“I am a man of substance, of flesh and bone, fiber and liquids—and I might even be said to possess a mind,” Ellison’s protagonist explains at the start of his novel, Invisible Man. “I am invisible, understand, simply because people refuse to see me … When they approach me they see only my surroundings, themselves, or figments of their imagination—indeed, everything and anything except me.”
Parks was hired as a Life staff photographer in 1948. He and Ellison embarked on the Invisible Man project when he returned to the U.S. after having spent two years working for Life’s Paris bureau. In the end, Life published only four of Parks’s images. “The editors picked the most fantastical pictures—ones that would be the most eye-catching to readers—but the resulting spread did not convey the ideas behind the collaboration, much less the novel itself,” says Michal Raz-Russo, an assistant curator of photography at the Art Institute of Chicago, which put on the 2016 exhibition Invisible Man: Gordon Parks and Ralph Ellison in Harlem.
Clocking in at almost 600 pages, Invisible Man is essentially a series of powerful, sometimes surreal, filmic set pieces, punctuated by the arpeggio of the author’s prose. Whether or not Ellison thought of his masterpiece in cinematic terms is unclear, but he was an active amateur photographer, and had even worked for a time taking portraits of writers such as Mary McCarthy for book jackets. “In various texts and personal correspondence, he references taking photographs in and around Harlem while he was working on Invisible Man and other related essays,” says Raz-Russo. “Looking at the photographs from that time, you begin to notice that these photographs were used as sketches or studies for passages in his works, and, further, that there are references to photography and the camera throughout the book.”
Ellison’s threading of darkness and light throughout his book offered Parks sophisticated themes to play with. Many of the images in the essay are candid shots, documentary photographs of real happenings on the streets of Harlem. Others are staged scenes involving actors. “What makes the novel so powerful is the way [Ellison] weaves realism and symbolism, and it’s fascinating to see how Parks translated the prose into photographs—switching between everyday scenes of Harlem and surreal, theatrical, staged scenes,” says Raz-Russo.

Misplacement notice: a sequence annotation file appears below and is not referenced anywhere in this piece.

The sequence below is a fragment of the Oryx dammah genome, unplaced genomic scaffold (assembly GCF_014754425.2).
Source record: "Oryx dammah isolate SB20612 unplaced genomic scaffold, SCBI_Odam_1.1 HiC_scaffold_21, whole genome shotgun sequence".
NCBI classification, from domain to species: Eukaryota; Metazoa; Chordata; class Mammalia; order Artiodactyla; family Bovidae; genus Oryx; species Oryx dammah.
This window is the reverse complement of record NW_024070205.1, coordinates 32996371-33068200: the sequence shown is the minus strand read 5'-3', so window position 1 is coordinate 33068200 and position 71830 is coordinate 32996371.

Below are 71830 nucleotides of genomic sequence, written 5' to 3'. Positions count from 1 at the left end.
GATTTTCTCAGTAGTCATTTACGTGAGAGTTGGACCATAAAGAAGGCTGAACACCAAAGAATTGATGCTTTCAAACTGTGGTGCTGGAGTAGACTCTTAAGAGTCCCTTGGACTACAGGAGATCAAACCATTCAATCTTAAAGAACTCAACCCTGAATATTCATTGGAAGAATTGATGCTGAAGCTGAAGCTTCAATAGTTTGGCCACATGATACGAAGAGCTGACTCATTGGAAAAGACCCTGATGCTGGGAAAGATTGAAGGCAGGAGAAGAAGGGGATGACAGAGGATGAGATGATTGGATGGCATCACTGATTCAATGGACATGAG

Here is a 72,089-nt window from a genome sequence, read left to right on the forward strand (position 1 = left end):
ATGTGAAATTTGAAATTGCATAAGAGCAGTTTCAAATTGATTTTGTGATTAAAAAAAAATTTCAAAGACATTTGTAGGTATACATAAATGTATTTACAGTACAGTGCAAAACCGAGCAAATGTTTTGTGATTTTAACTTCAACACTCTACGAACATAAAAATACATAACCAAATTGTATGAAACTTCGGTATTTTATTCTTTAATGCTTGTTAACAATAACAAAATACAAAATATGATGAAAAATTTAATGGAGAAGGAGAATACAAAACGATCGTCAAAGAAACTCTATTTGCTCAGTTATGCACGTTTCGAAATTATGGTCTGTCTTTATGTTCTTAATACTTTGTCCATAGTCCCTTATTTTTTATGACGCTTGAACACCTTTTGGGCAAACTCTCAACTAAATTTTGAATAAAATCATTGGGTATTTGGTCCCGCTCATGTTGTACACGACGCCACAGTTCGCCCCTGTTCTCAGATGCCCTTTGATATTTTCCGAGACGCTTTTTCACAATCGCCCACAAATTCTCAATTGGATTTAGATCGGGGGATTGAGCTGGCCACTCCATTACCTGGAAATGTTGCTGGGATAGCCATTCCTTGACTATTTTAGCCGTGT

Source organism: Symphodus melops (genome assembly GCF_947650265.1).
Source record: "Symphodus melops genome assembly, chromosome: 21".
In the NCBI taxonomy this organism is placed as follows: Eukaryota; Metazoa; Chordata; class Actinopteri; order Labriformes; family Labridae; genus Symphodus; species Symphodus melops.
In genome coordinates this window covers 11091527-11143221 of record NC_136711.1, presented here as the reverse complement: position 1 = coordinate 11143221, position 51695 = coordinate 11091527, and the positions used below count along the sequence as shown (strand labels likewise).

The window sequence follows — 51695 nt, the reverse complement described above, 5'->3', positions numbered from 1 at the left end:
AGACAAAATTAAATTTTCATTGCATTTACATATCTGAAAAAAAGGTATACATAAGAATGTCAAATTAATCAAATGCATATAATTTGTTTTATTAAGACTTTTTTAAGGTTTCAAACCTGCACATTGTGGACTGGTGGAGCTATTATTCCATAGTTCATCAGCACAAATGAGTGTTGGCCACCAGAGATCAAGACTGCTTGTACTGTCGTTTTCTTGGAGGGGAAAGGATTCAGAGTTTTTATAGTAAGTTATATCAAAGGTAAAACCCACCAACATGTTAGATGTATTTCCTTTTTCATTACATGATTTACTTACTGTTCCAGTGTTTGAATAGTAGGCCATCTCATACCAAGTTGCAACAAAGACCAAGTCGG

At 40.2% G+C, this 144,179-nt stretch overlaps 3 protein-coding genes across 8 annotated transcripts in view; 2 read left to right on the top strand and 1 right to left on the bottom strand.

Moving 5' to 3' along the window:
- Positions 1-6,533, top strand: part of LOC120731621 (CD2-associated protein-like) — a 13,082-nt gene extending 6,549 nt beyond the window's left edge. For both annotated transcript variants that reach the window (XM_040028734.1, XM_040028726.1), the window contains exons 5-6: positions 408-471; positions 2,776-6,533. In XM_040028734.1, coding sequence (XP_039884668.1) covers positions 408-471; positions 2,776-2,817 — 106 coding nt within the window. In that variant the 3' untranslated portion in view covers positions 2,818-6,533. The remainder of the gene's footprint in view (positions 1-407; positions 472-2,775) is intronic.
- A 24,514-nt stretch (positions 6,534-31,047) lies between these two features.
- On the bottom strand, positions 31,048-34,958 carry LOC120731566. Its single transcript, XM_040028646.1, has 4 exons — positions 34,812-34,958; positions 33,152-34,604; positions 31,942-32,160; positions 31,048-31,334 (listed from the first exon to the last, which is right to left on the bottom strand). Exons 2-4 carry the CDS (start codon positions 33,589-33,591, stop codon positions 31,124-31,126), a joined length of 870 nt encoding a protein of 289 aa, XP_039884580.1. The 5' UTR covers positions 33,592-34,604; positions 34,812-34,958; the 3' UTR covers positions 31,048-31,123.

The two images above depict a scene from an early part of the book, in which Ellison’s protagonist—having just witnessed the eviction of an elderly African-American couple from their home—addresses a crowd of angry Harlem residents.
In a 1955 interview with the Paris Review, Ellison described Invisible Man as “a novel about innocence and human error, a struggle through illusion to reality. Each section begins with a sheet of paper; each piece of paper is exchanged for another and contains a definition of [the protagonist’s] identity, or the social role he is to play as defined for him by others. But all say essentially the same thing: ‘Keep this nigger boy running.’ Before he could have some voice in his own destiny, he had to discard these old identities and illusions; his enlightenment couldn’t come until then.”
The final image in this series depicts a scene that never actually appears in the book: the protagonist’s reentry into the world after time spent living in the basement of a whites-only apartment building, where he draws light from stolen electricity used to illluminate 1,369 filament bulbs. “Nothing, storm or flood, must get in the way of our need for light and ever more and brighter light,” explains the Invisible Man. “The truth is the light and the light is the truth.”